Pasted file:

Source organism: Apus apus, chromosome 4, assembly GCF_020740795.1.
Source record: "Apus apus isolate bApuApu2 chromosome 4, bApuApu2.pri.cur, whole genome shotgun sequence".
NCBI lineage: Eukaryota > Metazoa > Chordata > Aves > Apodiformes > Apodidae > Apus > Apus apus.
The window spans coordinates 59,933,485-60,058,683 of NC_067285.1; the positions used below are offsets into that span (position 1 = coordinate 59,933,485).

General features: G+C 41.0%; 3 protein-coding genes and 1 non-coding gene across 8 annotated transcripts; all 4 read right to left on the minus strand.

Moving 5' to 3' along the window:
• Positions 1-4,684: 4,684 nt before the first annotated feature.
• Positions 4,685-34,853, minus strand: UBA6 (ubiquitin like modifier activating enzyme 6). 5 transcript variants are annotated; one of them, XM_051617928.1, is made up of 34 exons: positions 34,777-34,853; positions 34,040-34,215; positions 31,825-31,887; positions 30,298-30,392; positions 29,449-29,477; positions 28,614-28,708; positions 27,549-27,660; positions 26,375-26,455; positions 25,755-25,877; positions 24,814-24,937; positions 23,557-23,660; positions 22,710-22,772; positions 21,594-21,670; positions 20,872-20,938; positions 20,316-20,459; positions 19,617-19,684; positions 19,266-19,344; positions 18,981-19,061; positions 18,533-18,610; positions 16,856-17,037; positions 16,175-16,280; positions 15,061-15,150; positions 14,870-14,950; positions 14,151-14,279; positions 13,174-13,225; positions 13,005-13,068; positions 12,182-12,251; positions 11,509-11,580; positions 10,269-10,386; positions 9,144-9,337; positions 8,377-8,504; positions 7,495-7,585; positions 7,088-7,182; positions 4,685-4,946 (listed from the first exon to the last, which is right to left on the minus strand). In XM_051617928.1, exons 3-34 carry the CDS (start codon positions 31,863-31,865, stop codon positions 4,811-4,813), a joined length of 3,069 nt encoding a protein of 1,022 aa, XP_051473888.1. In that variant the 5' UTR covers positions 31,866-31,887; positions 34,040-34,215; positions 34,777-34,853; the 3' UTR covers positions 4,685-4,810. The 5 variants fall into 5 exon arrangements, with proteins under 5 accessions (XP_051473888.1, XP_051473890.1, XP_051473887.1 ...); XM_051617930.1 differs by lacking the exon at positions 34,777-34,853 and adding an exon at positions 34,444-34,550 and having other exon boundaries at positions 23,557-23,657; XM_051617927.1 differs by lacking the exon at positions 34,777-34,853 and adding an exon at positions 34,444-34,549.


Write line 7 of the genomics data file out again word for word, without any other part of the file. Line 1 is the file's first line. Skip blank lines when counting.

• Positions 1-4,684: 4,684 nt before the first annotated feature.